Countdown to the Eclipse
North Carolina prepares for a rare celestial eventBy Myra Wright
On a summer afternoon this August, a remarkable celestial event will occur across the United States. Views of the August 21, 2017 total solar eclipse will sweep the country from the Pacific to Atlantic coasts for the first time since 1918.
The best spots for viewing the eclipse will occur within the “path of totality” (where observers will see the Moon completely cover the Sun), which will span a portion of western North Carolina. Skies will darken for up to two and a half minutes in Cherokee, Clay, Graham, Macon, Jackson, Swain and Transylvania counties, including part of Great Smoky Mountains National Park.
The length and time of the eclipse will vary based on your location. Sylva will experience darkness for one minute, 45 seconds while Cashiers will have totality for two minutes, 23 seconds beginning at approximately 2:34 p.m. For those in its path, excitement is building for this once-in-a-lifetime event.
“For many, this will be the first and only total solar eclipse they will witness in their lifetime,” says Nick Breedlove, tourism director of Jackson County. “Generally, the average time between total solar eclipses in major cities across the U.S. is a few hundred years.”
With this unique opportunity, several North Carolina organizations, cities and towns are hosting eclipse viewing parties and special events. Many events such as the one at Pisgah Astronomical Research Institute, a nonprofit astronomical observatory in Rosman, have already sold out.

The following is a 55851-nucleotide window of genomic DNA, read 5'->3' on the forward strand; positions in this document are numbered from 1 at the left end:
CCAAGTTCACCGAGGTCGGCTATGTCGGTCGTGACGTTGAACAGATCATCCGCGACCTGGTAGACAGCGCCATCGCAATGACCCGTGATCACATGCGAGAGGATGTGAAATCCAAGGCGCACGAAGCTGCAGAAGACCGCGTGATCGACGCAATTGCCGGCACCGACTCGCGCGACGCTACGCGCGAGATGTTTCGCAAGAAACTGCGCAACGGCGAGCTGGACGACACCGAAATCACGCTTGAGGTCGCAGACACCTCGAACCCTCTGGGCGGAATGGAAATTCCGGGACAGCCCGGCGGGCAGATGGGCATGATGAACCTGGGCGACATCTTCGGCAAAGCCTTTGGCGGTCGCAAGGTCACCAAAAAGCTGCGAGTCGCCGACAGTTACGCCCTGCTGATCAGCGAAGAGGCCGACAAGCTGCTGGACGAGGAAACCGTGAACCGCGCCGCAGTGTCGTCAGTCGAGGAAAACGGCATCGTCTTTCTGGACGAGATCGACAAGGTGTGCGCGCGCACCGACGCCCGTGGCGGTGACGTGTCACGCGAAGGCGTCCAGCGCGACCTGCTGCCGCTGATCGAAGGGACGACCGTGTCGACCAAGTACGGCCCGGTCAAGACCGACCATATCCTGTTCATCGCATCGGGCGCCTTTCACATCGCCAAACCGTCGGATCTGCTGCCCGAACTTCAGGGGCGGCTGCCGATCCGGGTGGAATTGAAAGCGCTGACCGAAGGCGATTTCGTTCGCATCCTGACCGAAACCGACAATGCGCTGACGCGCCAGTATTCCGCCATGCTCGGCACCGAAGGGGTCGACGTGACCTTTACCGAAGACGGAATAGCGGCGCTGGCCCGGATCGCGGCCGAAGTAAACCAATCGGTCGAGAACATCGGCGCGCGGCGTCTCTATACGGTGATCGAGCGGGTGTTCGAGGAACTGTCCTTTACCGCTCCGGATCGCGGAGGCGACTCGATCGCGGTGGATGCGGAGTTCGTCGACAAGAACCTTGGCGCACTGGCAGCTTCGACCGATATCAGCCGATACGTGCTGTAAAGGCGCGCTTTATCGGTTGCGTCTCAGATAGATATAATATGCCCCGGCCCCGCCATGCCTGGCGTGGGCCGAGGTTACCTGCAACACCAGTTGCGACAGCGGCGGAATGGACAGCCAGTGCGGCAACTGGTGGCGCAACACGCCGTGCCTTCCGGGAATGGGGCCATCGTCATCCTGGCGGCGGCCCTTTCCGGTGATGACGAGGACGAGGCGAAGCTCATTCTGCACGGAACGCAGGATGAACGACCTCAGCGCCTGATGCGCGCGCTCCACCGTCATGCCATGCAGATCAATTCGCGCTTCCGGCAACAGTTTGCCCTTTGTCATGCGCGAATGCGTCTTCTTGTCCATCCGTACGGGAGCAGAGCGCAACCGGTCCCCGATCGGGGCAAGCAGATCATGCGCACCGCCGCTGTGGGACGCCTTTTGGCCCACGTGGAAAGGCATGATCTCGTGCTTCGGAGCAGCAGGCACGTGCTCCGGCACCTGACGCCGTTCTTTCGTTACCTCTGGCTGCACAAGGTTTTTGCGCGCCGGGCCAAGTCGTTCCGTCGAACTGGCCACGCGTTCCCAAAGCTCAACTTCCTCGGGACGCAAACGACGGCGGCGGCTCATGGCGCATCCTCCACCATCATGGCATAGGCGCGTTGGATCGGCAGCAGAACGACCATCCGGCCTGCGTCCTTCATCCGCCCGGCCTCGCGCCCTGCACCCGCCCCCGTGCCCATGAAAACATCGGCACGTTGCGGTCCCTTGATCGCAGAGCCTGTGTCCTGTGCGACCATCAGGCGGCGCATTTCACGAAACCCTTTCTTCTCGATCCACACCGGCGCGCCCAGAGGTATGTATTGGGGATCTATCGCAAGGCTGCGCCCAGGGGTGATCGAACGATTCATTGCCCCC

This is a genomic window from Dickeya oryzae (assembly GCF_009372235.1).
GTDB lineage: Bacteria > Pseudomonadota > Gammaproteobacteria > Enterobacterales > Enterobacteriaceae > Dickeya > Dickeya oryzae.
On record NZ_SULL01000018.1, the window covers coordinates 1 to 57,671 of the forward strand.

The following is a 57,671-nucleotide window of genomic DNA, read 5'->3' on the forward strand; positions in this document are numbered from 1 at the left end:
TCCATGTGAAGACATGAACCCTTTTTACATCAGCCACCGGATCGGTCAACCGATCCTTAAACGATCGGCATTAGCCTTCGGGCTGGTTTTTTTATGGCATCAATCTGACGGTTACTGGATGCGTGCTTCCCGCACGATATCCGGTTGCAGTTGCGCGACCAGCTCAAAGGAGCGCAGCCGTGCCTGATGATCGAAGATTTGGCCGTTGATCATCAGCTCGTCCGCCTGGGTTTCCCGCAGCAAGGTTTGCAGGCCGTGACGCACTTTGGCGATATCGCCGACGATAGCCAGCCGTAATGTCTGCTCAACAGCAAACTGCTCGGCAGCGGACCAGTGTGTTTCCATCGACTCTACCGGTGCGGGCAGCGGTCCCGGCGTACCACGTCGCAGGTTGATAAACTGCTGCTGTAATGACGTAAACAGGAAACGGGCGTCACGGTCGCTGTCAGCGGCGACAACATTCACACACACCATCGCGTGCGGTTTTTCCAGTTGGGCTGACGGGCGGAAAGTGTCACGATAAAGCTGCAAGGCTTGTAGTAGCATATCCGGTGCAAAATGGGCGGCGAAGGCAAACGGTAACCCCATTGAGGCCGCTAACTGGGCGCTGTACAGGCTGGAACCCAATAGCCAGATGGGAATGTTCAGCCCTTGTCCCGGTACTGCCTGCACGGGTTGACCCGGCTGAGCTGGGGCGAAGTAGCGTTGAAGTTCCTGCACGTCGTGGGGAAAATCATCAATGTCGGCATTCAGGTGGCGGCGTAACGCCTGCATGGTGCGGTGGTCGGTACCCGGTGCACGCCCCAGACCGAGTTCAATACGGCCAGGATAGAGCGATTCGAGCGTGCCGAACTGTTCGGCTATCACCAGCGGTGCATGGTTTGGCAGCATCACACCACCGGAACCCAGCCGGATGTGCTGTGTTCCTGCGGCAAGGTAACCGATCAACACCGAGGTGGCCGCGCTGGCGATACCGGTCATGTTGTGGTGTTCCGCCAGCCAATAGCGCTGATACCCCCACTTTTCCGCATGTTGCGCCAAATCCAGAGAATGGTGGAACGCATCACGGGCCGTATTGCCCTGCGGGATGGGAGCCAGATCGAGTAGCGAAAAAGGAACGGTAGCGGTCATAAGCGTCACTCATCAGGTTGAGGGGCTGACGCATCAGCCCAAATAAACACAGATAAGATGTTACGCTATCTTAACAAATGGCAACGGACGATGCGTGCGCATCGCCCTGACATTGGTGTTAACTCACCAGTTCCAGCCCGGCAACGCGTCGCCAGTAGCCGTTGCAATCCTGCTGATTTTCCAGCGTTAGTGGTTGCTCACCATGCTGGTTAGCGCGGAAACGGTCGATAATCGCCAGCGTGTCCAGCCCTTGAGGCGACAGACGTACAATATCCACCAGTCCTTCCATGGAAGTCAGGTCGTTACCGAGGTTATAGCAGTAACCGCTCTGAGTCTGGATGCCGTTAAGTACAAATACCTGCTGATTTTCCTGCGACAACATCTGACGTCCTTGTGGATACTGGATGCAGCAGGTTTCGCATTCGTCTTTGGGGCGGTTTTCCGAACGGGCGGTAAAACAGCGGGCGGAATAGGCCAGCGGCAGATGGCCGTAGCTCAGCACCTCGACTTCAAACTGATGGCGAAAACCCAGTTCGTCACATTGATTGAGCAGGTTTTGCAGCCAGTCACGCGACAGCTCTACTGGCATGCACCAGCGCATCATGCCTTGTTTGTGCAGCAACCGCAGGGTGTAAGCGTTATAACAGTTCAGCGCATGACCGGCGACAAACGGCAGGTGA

Here are a few additional events to consider within the path of totality.
Brevard College Viewing Event
One Brevard College Drive, Brevard
The public can view the eclipse on the lawn at the college’s entrance.
Eclipse Weekend at Brevard Music Center
349 Andante Lane, Brevard
A four-day celebration is planned beginning August 18. Highlights include a concert from Lyle Lovett, film screenings, BBQ, live music and more.
Crossroads of U.S. Hwy 64 and NC 107, Cashiers
The Village Green Commons in Cashiers is hosting a community festival with special viewing equipment at the gazebo and lawn. The event will begin at noon.
The Solar Eclipse Train
226 Everett St., Bryson City
The Great Smoky Mountains Railroad will depart the Bryson City Depot at noon on Aug. 21 and travel to Dillsboro. The round-trip excursion will last five hours with a layover in Dillsboro for the solar eclipse. The event is sold out; check for cancellations online.
Franklin’s Total Solar Eclipse Block Party
Live music, a water slide for the kids, and an eclipse viewing station are some of the draws to Franklin’s block party from 1 to 6 p.m.
The Eclipse at Gorges State Park
976 Grassy Ridge Road, Sapphire
The park will host three days of events Aug. 19-21. Enjoy food, exhibitors and live music.
Downtown Sylva Eclipse Festival
Bridge Park, Sylva
Beginning on Friday, Aug. 18, Sylva offers live music, food trucks, demonstrations and eclipse viewing in Bridge Park.
Unable to travel to the path of totality? You’ll still be able to see the partial eclipse. The moon’s shadow is expected to cover 98 percent of the sun in Charlotte, 94 percent in Winston-Salem and 93 percent in Raleigh.
To find out the percentage where you live and for more information about the eclipse, visit eclipse2017.nasa.gov
After witnessing the solar eclipse, take time for a little adventure in the southern NC mountains, which offers small town exploring, hiking and paddling. Watch Senior Associate Editor Renee Gannon paddle along the whitewaters of the Tuckaseegee River outside of Dillsboro.
About the AuthorMyra Wright is a North Carolina-based freelance writer. She enjoys exploring the state with her husband and three kids.
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